Credit where it’s due

In Uncategorized on April 25, 2011 by grahamharrowell

What made me drop my newspaper and head for the PC with a determined drive to blog?

Was it Clegg suddenly saying that the Tories were not telling the truth and deceiving people? If this fact has suddenly come to him as a revelation then he is clearly not fit to be in government. If, however, this is not an epiphany and he knew it all the time and has only just decided for convenience to admit it, then he’s not fit to be in government. Either way he’s not fit to be in government.

Or was it Cameron? Dear old Man of the People Dave, ever intent on saving public money has created 117 new peers since he got his hands on the reins of power. This, despite promising in writing before the election (remind me, who else breaks election promises?) that he’d cut the number to between 600 and 650 saving £12m a year. Well the savings will have to come from somewhere else, so watch out if you work in the public sector, or become old, sick or poor. Presumably giving his rich chums’ kids internships in Whitehall wasn’t enough to pay them off so he puts the parents in the Lords. Interestingly, he defends the move by saying it’s needed to redress the balance in the Lords where Labour have a majority. So, Dave, the numbers in parliament are supposed to be balanced, are they? So what’s all this nonsense about first past the post and the need for a majority government? Surely you should be calling for a vote in favour of proportional representation and then just have a coalition every time. No it wasn’t that either.

No, it was David Flatman who is a front-rower. Fair play to him he admits that “I seldom have time to consider much but the three inches in front of my face” but the piece under his by-line in the Independent is a cheek. He has the effrontery to claim that he’s come up with the idea of “summer rugby”

The caption under the accompanying photo says “With my plan, fixtures would begin not long after New Year and end not long before Christmas”. Your plan? Come on Dave!

Summer Rugby has existed for years. Along with payments for players, yellow and red cards, the sin bin, video referees, leagues with promotion and relegation, diversity and just about everything else the Rugby League did it first. Flatman, of course, will not mention its name. Not that there is a formal prohibiton any more, it’s just that Union culture still treats the better game as an outcast. Union does its bit for diversity by preserving things like line outs to ensure a place in the team for the unnaturally tall and those scrums that go on for ages for the unnaturally broad. (There was one scrum on a televised game this weekend that took ages to resolve. The crowd became restless.)

Flatman raises the issue just a week after the amateurs in Rugby League considered a move to the summer. It’s alright for those who can earn a living at the game. Not only can they get an improvement in their workplace conditions (warmer and drier), but they can eliminate competition from better players from the Southern Hemisphere whilst (as Flatman does) talking of “synchronising” the seasons. What it doesn’t take into account is the much greater number, the vast majority, who play rugby (of either code) for pleasure. These are the real stalwarts of the game. They turn out whatever the weather at their own expense and give of their best whilst holding down another job. Many also enjoy their sport so much that they play cricket all summer. I don’t suppose Dave is suggesting winter cricket, so that we synchronise with the season in Australia, is he?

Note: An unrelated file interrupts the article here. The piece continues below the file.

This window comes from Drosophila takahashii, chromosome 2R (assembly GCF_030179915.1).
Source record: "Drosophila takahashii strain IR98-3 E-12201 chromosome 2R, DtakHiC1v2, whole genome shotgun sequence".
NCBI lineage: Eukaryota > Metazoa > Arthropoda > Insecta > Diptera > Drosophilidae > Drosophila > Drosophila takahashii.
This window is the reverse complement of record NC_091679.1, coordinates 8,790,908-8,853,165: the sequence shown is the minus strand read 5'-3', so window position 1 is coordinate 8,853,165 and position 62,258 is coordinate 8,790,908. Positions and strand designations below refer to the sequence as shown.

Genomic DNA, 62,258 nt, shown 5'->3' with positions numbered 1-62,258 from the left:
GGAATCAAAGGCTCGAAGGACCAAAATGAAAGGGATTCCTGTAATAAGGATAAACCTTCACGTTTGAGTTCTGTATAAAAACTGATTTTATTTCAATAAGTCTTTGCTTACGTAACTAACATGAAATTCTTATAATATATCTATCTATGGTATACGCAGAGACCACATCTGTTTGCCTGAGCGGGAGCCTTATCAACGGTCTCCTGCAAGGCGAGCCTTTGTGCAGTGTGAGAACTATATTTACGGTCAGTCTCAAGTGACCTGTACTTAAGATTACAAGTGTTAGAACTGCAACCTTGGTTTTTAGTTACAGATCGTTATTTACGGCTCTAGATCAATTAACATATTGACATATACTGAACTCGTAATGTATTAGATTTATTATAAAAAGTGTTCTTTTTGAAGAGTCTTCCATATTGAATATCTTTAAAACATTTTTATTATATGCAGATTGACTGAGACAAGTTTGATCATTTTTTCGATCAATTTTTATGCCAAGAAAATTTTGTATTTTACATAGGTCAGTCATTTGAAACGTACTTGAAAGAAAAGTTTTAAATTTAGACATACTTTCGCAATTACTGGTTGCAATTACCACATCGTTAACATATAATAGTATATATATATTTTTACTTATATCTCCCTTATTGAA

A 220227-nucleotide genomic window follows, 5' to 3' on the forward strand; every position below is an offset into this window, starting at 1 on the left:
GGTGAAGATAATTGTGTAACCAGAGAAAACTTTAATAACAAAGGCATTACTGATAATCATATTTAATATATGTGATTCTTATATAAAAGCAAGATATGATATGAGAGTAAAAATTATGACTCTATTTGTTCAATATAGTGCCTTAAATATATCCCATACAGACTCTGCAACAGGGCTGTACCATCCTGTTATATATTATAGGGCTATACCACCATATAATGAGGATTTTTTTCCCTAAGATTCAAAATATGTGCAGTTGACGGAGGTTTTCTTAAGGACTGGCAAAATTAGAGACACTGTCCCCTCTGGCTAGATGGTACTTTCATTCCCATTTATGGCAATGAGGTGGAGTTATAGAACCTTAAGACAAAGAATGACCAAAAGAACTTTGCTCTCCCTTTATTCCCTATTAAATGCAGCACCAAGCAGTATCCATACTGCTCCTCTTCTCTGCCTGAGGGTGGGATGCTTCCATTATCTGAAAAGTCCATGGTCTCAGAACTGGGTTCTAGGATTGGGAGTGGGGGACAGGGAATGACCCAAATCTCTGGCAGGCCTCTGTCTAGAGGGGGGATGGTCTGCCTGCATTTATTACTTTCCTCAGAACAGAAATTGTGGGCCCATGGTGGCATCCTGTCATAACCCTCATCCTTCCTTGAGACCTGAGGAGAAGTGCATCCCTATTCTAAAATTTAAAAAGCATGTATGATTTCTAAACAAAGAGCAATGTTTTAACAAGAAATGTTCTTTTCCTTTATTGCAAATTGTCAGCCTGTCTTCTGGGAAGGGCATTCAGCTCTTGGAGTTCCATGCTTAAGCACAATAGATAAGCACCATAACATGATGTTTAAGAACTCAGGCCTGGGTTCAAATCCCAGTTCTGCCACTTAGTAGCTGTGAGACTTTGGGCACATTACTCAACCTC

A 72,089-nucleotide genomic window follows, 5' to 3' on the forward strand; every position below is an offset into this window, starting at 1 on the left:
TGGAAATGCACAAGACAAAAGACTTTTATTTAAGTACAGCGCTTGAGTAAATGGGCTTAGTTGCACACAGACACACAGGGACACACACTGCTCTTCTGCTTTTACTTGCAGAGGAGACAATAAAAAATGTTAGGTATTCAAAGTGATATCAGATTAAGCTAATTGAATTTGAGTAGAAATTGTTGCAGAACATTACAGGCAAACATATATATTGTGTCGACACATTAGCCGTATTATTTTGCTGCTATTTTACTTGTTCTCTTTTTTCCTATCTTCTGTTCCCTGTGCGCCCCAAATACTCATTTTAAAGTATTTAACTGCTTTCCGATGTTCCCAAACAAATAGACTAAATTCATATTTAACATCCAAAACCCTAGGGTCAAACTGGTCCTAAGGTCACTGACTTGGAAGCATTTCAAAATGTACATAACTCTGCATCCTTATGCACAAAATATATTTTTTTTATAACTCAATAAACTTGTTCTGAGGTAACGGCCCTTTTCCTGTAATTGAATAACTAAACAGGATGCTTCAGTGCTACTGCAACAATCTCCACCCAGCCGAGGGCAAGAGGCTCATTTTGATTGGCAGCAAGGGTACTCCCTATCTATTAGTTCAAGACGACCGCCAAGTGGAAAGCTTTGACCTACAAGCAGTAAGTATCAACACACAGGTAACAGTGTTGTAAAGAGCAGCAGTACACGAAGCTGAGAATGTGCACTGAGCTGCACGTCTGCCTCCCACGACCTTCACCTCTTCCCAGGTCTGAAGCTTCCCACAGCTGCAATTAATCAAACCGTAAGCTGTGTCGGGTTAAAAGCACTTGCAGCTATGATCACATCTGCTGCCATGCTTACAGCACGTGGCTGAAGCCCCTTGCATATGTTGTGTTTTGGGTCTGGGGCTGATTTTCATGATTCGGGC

No doubt Dave has also been pressed to float this possibility by the Union bosses. Last week there was an article about the top clubs’ finances. Since the professionalisation of the great amateur game agreat deal of money has flowed into the players’ pockets. If you have good players, you win games. If you win games, you get to the top of the league. If you get to the top, you attract paying spectators and sponsors – as in association football. Well, we all know that it doesn’t work like that. Ask any of the FA clubs who are in financial difficulties. Only those with rich (usually foreign) sugar daddy can bankroll their clubs.

With a couple of notable exceptions who are just in the black the top flight RU clubs in England appear to be deeply in debt. One is, I seem to recall, £6M in th red. A lot of that money is yours and mine. The last creditor to get paid is the tax man. It’s also usually the taxman who gets it in the ear when, having decided enough is enough, HMRC apply for a winding up order to prevent further abuse as a line of interest free credit.

So Dave Flatman and his chums now want to tap into the income streams of Rugby League and of Cricket to finance their own inflated salaries. That’s business, I suppose. It all stopped being sport, in the Corinthian sense, a long time ago. But please Dave, don’t try and claim it as your idea. Give credit where credit is due. Acknowledge that once again Rugby league was ahead of you and got it right, and while your at it get rid of thos line outs.

One Response to “Credit where it’s due”

  1. Calm down, dear (as they say in Parliament)

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